Electronic – Why is the audio amp picking up AM and FM radio stations

amplifierradio

I built an audio amp out of the LM386 on a previous question. I when I have nothing connected, I picked up FM radio stations, as well as AM Very loud and clear. Why is this happening? Why AM and FM?

How can I prevent this? Although it is very cool that I picked up the stations, I don't want to have any interference.

I live in Evergreen, Colorado (just west of Denver), and I am picking up 105.1 FM as well as 850 KOA AM

Yes I am sure that the one is FM because I heard them say "KOOL 105!!!!"

Best Answer

Radio frequencies from AM stations get into audio amplifiers not only through the inputs, but also via the outputs.

The speaker cabling can serve as an antenna to pick up radio signals. This is is coupled back to the output of the amplifier. But the amplifier has a negative feedback loop which feeds the output back to the input. So the output is really just another input.

Production amplifiers usually include a Boucherot Cell on the output, often an output inductor after that. Both of these devices can help block incoming RF, even though it's not their main function. The Boucherot cell is simply a capacitor in series with a resistor, placed between the output and ground. Common values are 0.1uF and 10 ohms. You can see this in many amplifier schematics. Edit: I see there is a 10 ohm/0.047uF cell in the amplifier; did you install that in the built circuit?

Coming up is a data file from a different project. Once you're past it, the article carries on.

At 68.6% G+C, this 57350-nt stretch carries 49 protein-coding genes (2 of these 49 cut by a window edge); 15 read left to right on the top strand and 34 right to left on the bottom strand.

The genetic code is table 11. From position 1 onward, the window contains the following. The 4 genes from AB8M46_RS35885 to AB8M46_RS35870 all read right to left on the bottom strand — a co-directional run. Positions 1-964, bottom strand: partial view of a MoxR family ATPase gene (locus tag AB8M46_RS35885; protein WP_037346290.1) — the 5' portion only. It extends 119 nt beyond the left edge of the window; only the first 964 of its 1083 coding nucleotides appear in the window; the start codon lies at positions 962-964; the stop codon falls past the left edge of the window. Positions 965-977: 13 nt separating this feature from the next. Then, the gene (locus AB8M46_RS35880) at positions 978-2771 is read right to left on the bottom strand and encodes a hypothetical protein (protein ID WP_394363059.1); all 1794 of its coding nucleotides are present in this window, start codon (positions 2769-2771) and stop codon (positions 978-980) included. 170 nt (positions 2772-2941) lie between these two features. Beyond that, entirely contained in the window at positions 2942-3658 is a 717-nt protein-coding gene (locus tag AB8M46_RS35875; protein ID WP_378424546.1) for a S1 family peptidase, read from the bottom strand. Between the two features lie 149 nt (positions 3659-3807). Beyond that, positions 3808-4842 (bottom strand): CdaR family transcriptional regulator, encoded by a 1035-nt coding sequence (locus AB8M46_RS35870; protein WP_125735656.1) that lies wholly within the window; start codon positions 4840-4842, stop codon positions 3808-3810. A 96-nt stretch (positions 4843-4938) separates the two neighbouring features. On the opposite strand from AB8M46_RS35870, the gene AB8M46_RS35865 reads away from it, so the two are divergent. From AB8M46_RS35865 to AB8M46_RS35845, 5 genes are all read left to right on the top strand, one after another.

When you say "nothing connected", of course you have the speaker connected, which is how you hear the radio stations!

There is also the possibility that the circuit itself is picking up interference. There is a reason why amplifiers are built built into metal boxes and why fuss is made over any internal wiring and in particular grounding! If your power amp is just bare components on a breadboard, don't be surprised if it is susceptible. Radio waves are falling on your nest of wires and components. You have high gain in your circuit, and nonlinearities, so these oscillations are amplified and rectified.

There is also the power supply connection. A single-supply amplifier like the LM386 is very susceptible to noise coming in over the power supply. You have to bypass the power supply very well. A single large capacitor may not be enough; you need a small 0.1 uF ceramic close to the IC power pins.